The only tricky thing involved there is that Waller evidently stole Katz’s t-shirt because we got on film Katz saying, “Where’s my t-shirt? I bet Waller took it.” And so, we filmed the before after with Waller tossing the football around with Robby [Robinson] and Roger [Callard], talking about how he was going to do it.
What about Arnold? He told so many great stories that are still debated, like whether he really missed his father’s funeral, as he states in the film.
That’s true. He did not go to his father’s funeral.
And when he made his analogy of a pump feeling like an orgasm, did he clear that with you first or was it just extemporaneous?
No, that was extemporaneous.
Were there any things that didn’t make it to the screen that were great, funny, remarkable?
(Laughing) Thousands of things. For one, I’ve got Louie saying on film, “All I want to be is the Hulk,” and this was several years before he became the Hulk.
Amazing. Now, you’ve got four main protagonists in the film, and each one was pretty different from the others. I’d like to get your thoughts on each. What was your impression of Mike Katz?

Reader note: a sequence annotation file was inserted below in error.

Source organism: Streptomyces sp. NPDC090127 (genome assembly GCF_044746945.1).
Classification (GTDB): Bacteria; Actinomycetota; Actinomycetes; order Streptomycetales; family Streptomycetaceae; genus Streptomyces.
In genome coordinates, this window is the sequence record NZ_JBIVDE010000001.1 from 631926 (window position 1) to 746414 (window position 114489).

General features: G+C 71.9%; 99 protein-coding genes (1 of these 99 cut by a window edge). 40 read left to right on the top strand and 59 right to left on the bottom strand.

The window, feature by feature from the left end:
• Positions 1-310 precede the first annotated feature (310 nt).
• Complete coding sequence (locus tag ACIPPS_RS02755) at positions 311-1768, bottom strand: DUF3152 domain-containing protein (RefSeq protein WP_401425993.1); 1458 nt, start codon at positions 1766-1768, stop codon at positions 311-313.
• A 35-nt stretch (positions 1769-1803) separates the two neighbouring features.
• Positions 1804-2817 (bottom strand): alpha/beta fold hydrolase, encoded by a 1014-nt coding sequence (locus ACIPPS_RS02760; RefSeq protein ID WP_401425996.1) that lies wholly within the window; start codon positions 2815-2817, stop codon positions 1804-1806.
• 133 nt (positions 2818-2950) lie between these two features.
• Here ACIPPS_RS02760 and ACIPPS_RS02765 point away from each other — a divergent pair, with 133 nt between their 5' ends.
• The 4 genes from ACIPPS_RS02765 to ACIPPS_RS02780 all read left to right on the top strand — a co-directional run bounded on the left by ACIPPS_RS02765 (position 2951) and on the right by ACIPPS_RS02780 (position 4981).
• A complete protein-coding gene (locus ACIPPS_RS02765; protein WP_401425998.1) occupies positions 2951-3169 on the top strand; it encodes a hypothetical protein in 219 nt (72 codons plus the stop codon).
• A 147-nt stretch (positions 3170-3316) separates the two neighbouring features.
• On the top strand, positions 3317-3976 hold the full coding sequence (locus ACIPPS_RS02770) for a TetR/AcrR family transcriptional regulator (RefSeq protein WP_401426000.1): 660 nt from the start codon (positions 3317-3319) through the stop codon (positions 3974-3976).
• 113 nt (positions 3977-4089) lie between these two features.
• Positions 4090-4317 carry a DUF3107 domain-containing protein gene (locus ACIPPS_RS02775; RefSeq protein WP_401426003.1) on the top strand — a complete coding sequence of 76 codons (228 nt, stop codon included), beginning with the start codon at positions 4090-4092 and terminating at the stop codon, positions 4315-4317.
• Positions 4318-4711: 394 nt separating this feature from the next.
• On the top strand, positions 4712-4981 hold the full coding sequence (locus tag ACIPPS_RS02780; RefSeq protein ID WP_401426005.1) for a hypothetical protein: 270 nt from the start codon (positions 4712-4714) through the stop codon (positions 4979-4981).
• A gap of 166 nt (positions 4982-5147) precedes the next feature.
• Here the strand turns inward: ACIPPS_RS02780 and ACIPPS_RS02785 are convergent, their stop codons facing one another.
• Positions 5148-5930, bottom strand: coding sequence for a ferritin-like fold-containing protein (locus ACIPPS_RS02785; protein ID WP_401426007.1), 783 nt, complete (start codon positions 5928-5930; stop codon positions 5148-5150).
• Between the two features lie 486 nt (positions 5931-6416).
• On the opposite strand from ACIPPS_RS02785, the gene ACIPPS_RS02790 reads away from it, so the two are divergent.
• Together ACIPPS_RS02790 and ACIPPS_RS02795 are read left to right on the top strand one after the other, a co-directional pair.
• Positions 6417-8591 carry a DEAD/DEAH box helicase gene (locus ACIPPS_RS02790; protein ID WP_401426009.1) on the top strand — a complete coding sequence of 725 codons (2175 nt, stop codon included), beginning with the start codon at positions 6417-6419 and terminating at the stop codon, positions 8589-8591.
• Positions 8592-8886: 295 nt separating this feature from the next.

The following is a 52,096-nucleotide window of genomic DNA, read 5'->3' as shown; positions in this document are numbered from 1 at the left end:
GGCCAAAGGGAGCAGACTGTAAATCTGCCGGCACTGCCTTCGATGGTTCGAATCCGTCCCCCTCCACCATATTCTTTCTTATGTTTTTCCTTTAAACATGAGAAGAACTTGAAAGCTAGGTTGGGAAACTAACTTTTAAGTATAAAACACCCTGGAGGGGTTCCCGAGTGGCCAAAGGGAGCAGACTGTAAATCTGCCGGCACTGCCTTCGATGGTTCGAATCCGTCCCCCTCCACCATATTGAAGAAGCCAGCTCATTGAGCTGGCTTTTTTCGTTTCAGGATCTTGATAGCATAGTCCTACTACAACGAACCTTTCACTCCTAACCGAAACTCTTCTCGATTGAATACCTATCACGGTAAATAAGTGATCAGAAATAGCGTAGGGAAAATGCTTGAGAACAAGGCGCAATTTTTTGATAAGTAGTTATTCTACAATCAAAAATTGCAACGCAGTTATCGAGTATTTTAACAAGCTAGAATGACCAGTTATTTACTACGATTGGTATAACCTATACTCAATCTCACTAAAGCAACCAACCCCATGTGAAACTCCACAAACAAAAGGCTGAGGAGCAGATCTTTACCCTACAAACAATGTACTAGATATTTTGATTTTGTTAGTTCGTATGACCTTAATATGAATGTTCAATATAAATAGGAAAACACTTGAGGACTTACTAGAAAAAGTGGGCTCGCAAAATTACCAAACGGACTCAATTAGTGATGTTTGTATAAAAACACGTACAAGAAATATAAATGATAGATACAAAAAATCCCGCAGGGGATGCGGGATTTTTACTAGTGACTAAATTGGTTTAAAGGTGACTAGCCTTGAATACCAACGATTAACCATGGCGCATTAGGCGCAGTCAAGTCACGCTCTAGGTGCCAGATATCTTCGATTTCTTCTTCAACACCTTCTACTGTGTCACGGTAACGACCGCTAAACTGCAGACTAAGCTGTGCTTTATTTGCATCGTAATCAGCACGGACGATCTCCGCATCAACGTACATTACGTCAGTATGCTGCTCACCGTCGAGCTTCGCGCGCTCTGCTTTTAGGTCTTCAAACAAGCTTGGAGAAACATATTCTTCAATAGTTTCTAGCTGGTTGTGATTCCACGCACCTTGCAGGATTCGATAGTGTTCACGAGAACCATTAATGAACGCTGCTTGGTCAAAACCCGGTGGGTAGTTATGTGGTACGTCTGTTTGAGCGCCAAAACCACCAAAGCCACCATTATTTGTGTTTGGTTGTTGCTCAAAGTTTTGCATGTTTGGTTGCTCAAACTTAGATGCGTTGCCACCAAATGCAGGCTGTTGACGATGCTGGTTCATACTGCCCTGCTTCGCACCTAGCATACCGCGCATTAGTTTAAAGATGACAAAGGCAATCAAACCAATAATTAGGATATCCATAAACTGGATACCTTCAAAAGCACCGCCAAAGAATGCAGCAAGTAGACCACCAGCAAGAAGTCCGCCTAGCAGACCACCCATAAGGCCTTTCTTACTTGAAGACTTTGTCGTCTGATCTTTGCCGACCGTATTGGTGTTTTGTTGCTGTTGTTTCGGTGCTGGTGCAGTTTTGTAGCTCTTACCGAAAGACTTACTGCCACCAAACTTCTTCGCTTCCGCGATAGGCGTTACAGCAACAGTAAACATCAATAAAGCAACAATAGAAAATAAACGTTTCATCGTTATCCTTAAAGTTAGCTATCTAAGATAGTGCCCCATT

I adored him. He was a total authentic and he always wore his heart on his sleeve, so you could tell on his face what was going on in his mind. The most amazing thing I know about Mike Katz is that he was a high school teacher, and we went down and filmed him at his high school, and I watched him playing touch football, and he began on the zero yard line and he ran 100 yards down the field. There were a lot of good high school athletes there and no one could touch him. I mean he went so fast, and he was so agile. You’ve got to remember, this was a guy who played track, hockey, and football. Three sports, All-American in college. You know, he was a New York Jets [offensive] lineman, and I’m pretty sure he could have played professional hockey, or could have thrown the discus or something like that. I mean, he’s an astonishing athlete and a great human being.
What was it like shooting the scenes with Lou Ferrigno and his dad?